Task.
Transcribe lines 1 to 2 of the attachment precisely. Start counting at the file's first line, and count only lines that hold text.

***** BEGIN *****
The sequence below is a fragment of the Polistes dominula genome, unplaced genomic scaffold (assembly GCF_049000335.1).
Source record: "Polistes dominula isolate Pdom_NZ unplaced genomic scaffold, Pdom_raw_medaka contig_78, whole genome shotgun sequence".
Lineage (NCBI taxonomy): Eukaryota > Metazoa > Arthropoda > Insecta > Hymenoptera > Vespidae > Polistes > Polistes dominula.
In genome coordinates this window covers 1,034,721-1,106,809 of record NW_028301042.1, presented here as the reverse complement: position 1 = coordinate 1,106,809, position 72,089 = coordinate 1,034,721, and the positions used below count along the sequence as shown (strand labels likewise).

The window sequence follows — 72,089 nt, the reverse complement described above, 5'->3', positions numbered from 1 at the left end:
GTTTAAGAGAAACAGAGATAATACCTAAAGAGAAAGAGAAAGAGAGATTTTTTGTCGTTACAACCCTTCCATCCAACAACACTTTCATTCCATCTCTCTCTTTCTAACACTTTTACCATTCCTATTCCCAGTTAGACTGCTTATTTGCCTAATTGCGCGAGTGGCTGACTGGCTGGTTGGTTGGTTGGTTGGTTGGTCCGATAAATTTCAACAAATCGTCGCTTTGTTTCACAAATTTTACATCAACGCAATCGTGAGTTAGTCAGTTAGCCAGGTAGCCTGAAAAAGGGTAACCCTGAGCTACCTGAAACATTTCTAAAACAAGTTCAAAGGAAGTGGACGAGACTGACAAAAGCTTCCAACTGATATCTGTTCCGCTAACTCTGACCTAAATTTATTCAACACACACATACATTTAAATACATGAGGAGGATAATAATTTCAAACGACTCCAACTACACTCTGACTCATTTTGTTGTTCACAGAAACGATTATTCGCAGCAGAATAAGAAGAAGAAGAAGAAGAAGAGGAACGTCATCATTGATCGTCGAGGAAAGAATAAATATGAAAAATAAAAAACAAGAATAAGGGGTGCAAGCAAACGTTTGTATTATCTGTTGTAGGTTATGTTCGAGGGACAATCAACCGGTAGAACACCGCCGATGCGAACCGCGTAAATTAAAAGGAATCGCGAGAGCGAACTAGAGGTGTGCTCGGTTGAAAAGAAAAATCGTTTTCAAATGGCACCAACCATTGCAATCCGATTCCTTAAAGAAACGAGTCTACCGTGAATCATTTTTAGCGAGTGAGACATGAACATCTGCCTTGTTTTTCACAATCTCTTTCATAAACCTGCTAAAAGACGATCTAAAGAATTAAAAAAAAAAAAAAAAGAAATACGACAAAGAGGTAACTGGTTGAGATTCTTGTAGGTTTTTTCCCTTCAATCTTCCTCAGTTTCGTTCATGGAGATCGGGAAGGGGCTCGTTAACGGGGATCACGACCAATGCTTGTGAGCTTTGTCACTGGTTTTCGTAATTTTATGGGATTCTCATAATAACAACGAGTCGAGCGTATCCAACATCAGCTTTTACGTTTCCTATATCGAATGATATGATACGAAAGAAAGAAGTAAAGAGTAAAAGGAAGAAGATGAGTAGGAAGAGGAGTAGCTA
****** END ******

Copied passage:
The sequence below is a fragment of the Polistes dominula genome, unplaced genomic scaffold (assembly GCF_049000335.1).
Source record: "Polistes dominula isolate Pdom_NZ unplaced genomic scaffold, Pdom_raw_medaka contig_78, whole genome shotgun sequence".